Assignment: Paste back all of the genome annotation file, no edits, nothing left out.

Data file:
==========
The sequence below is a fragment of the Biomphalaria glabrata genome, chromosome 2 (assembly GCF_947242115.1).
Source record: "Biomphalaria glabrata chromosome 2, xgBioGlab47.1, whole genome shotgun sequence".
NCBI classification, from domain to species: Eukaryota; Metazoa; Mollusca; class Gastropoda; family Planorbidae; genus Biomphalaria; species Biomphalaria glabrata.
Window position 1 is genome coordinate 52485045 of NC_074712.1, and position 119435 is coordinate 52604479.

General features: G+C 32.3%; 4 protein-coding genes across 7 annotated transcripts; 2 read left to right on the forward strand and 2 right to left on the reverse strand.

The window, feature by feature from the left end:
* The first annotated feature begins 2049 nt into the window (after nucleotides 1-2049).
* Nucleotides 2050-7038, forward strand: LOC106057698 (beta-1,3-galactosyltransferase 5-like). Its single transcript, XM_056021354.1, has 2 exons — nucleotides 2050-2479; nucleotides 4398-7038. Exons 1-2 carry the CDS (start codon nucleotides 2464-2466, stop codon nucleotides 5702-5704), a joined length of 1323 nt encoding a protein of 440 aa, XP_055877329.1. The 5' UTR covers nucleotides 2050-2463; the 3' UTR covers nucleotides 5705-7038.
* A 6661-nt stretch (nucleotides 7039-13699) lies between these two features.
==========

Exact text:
The sequence below is a fragment of the Biomphalaria glabrata genome, chromosome 2 (assembly GCF_947242115.1).
Source record: "Biomphalaria glabrata chromosome 2, xgBioGlab47.1, whole genome shotgun sequence".
NCBI classification, from domain to species: Eukaryota; Metazoa; Mollusca; class Gastropoda; family Planorbidae; genus Biomphalaria; species Biomphalaria glabrata.
Window position 1 is genome coordinate 52485045 of NC_074712.1, and position 119435 is coordinate 52604479.

General features: G+C 32.3%; 4 protein-coding genes across 7 annotated transcripts; 2 read left to right on the forward strand and 2 right to left on the reverse strand.

The window, feature by feature from the left end:
* The first annotated feature begins 2049 nt into the window (after nucleotides 1-2049).
* Nucleotides 2050-7038, forward strand: LOC106057698 (beta-1,3-galactosyltransferase 5-like). Its single transcript, XM_056021354.1, has 2 exons — nucleotides 2050-2479; nucleotides 4398-7038. Exons 1-2 carry the CDS (start codon nucleotides 2464-2466, stop codon nucleotides 5702-5704), a joined length of 1323 nt encoding a protein of 440 aa, XP_055877329.1. The 5' UTR covers nucleotides 2050-2463; the 3' UTR covers nucleotides 5705-7038.
* A 6661-nt stretch (nucleotides 7039-13699) lies between these two features.